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Sleep Guide - 2-3 months

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You may have noticed that your baby is starting to stay awake longer during the day and sleep more at night. At this age baby is becoming more alert and daily routines are starting to be introduced in to his life.

HOW LONG WILL MY BABY SLEEP?

Your baby is now more alert and aware of immediate surroundings during the day, and since his stomach can hold more breast milk or formula, he is beginning to adapt to the sleep-wake cycle that many parents favour. At three months of age you can expect your baby will be sleeping approximately 15 hours out of each 24 hour period, two thirds of that time will take place at night. Most babies will have settled into a daily sleep routine of two or three sleep periods during the day, followed by one long sleep of approximately six to seven hours after a late night feeding.

Encourage wakefulness during the day while also allowing him to have distinct sleeping periods. You can also choose to introduce a late night feed (dream feed) at a time that suits your sleep schedule. For instance, if he is tired after a 7pm feed then sleeps until 2am before feeding again, try semi-waking him at 11pm for a dream feed and then put him back down to sleep until an early morning feed at 5 or 6am. It may take a few nights to establish this routine, but it will happen if you are consistent.

Once he has started waking at 7am, you can start to move your 11pm feed back by 15 minutes every night or two. If he wakes at 6.30am you have moved the feed back too soon and if he wakes before 7am try to keep him in his cot so he learns to always be up at the same time daily. If he wakes during the period that you want him to be sleeping, keep activity to a minimum. Remember to change and feed him in the dark, and don't stimulate him e.g. play with him.

Not all infants keep to the same timetable, so speak with your paediatrician if you have questions or concerns.

WHERE AND HOW SHOULD MY BABY SLEEP?

If you are still waking up regularly throughout the night to feed your baby, it may be more convenient to have baby’s cot/bassinet in your bedroom. If baby’s movements and sounds throughout the night are interrupting your sleep, you may want to consider moving the cot or bassinet into his own room around the 3 month mark but this decision is totally up to you and what works for your family unit.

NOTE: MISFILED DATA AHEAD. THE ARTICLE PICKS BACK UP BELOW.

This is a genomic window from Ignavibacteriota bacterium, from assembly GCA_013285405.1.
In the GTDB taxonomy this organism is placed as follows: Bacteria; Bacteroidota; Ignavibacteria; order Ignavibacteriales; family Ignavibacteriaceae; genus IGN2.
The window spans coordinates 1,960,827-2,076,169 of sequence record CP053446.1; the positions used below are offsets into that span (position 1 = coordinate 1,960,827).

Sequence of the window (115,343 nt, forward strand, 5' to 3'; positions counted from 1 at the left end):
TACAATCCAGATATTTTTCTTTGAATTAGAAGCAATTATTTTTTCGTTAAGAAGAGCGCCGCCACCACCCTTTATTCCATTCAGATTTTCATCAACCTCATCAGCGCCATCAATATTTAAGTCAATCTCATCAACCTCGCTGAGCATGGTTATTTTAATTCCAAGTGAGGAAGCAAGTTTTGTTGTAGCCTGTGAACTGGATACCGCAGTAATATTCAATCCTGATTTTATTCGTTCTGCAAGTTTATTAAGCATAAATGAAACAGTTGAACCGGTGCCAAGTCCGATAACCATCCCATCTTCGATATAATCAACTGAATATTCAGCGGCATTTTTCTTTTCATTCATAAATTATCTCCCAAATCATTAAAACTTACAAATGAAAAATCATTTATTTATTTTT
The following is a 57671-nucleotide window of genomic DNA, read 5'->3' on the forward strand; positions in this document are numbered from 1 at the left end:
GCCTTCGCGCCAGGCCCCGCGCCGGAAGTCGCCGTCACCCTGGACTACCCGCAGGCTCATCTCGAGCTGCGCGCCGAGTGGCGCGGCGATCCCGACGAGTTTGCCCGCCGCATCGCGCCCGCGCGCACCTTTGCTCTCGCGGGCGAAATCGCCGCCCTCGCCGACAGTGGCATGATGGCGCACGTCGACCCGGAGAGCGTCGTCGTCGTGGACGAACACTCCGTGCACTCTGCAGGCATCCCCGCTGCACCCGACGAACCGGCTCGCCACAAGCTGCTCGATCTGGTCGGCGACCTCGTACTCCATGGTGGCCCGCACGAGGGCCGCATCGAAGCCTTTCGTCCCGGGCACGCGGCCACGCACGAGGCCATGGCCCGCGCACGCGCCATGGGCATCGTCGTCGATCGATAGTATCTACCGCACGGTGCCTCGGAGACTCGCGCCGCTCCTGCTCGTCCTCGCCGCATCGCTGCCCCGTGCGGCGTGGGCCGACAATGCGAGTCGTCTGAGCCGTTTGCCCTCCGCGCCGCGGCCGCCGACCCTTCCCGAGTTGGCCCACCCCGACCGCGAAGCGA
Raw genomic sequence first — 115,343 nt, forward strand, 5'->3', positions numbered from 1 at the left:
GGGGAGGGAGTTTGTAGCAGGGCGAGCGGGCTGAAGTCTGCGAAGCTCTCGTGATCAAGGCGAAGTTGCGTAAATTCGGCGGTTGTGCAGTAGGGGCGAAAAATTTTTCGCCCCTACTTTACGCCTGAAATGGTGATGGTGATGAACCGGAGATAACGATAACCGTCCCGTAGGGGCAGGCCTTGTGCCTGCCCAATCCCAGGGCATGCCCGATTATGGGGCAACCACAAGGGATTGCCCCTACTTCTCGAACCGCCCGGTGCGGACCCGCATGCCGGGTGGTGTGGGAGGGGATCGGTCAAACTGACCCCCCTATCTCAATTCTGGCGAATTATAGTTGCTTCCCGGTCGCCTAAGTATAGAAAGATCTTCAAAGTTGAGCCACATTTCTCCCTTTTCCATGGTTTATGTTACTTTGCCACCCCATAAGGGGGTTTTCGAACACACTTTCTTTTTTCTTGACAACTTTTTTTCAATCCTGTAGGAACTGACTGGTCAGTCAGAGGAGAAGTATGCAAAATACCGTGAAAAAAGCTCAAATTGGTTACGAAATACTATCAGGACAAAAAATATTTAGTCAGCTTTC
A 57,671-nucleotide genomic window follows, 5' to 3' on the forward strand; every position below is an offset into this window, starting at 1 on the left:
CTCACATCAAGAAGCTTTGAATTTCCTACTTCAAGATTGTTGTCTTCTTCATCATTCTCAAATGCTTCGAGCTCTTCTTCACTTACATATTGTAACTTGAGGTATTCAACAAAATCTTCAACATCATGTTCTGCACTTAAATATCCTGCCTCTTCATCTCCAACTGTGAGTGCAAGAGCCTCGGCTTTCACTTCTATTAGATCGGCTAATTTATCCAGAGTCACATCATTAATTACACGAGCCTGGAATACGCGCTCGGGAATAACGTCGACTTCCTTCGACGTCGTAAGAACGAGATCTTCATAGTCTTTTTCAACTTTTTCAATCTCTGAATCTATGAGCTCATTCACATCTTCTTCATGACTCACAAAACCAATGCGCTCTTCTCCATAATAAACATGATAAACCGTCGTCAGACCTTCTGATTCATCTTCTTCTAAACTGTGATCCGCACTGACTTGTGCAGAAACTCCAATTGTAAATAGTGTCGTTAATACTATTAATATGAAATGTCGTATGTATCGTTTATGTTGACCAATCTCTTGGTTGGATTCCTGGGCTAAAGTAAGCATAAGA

COT SAFETY

Again, make sure your baby’s cot complies with safety standards, and remove all pillows, comforters and toys. If your baby is active, you may want to consider dressing him in a baby sleeping bag at night. Not only will this prevent him from kicking blankets onto his face, but also keep his temperature regulated and allow him to resettle himself if he wakes through the night.

HOW CAN I ENCOURAGE MY BABY TO SLEEP?

If you haven't already started a bedtime routine, now may be a good time to introduce nightly activities that signal the end of active time and the start of relaxation for baby. Bathing, reading, singing and baby massage can be soothing for both parents and babies, and signal wind down time to the end of a busy day. Consistency is key to ensuring baby associates these activities with sleep, so make sure you perform them on a regular basis and at the same time each night.

Be consistent, and he will soon associate these steps with sleeping. Keep in mind that if part of your bedtime routine is to rock him for half an hour, then whenever he wakes up at night he is going to expect and need that step to get back to sleep. Ideally, he should be put into a cot or bassinet while drowsy but still awake. This way he will learn to fall asleep on his own.

Although hard at first, some experts suggest letting baby fuss for a few minutes when he wakes during the night is OK and promotes self-soothing. He may simply be in a phase of light slumber, and some babies squirm, whine, and even cry in their sleep before putting themselves back to sleep. Unless you suspect that he requires soothing, a change, is hungry or unwell, leave him for a few minutes before attending to him.

It is never easy, so do talk to friends and family for support.

Need some assistance? Please don't hesitate to contact us for any questions or queries that you may have.

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